lawyer, businessman, and one of the first African American chief executive officers (CEO) of a Fortune 500 company. Chenault was born on Long Island, New York. His father, Hortenius Chenault, was a dentist, and his mother, Anne Chenault, was a dental hygienist. Kenneth Chenault graduated with numerous honors from Waldorf High School, a private school in Garden City, New York. He completed one year at Springfield College before transferring to Bowdoin College in Brunswick, Maine. There he earned a bachelor's degree in history in 1973. He earned a JD from Harvard Law School in 1976.

After he graduated from Harvard, Chenault was hired as an associate by the law firm Rogers and Wells in New York City. In 1979 he worked as a management consultant for Bain and Company despite not having a master s degree in business administration Chenault passed the Massachusetts bar ...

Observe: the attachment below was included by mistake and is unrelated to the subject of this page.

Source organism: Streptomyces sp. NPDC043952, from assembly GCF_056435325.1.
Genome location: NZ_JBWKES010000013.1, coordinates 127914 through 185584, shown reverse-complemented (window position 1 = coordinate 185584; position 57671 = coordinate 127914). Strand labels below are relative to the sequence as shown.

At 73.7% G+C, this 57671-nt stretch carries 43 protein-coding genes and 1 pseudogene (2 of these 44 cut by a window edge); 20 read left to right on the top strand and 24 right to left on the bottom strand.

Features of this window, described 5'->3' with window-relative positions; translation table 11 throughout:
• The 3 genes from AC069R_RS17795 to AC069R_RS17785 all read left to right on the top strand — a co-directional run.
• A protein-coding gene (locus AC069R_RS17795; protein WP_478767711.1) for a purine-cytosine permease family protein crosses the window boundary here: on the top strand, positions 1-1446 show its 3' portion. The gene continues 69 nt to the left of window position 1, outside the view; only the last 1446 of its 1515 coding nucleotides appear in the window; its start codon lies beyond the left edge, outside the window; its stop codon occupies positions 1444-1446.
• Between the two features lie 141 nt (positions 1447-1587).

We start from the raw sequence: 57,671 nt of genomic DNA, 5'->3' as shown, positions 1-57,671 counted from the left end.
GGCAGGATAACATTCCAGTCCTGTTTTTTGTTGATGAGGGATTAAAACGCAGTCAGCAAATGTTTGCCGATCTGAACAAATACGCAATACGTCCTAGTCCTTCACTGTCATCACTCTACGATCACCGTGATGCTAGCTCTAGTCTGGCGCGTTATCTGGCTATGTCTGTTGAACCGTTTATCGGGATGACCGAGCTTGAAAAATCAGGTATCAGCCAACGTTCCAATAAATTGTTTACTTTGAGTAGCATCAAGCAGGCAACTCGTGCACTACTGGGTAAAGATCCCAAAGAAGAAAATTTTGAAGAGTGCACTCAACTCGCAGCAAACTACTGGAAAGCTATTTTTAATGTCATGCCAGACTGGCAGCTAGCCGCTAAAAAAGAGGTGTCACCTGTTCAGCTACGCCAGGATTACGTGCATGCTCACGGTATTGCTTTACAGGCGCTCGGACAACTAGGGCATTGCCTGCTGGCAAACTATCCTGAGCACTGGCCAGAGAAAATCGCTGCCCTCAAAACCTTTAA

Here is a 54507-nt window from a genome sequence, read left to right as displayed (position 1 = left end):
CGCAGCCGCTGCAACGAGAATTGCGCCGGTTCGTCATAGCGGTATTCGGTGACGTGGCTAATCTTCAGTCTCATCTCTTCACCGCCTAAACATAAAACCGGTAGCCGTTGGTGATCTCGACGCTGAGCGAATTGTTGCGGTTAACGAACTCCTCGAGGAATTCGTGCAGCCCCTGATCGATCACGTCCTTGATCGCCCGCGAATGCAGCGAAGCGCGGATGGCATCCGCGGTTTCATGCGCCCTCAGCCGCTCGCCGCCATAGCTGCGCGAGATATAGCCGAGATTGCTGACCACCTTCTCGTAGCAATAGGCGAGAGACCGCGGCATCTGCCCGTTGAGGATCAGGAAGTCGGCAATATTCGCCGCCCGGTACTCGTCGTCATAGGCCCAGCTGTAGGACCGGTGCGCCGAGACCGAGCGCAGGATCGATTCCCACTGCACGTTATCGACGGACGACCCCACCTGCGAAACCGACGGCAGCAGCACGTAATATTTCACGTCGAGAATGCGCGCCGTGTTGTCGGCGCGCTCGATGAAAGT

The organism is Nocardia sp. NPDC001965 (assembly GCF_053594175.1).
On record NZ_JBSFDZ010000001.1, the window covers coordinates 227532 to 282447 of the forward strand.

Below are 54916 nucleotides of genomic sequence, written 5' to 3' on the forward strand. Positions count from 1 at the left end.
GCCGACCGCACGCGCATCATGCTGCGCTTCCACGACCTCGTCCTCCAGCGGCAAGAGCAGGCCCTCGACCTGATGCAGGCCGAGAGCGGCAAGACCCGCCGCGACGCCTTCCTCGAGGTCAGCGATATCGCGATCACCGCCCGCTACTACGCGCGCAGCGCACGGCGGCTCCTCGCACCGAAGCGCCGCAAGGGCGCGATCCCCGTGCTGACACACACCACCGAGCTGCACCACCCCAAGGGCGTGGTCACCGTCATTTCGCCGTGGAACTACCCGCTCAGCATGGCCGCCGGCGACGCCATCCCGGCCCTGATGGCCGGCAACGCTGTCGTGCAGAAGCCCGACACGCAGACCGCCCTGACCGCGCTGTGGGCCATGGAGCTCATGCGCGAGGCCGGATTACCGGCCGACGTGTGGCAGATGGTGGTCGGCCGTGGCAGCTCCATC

Article

Richard Sobel

lawyer and corporate leader, was born in Mineola, New York, to Hortenius Chenault, a dentist and a Morehouse and Howard University graduate, and Anne N. Quick, a dental hygienist and Howard alumna. The second of three brothers and one sister, Ken grew up in middle-class, mostly white Hempstead, Long Island, and attended the innovative, private Waldorf School in Garden City through twelfth grade. Although both his parents had graduated top in their classes, Kenneth was at first a middling student. He improved academically and became class president and captain of the track and basketball teams. He also avidly read biographies of famous people, including Frederick Douglass, W. E. B. Du Bois, and Winston Churchill.

Starting Springfield College on an athletic scholarship he transferred under the mentorship of Waldorf s Peter Curran to Bowdoin College in Maine There he joined two dozen black pioneers at the ...

Article

Winifred W. Thompson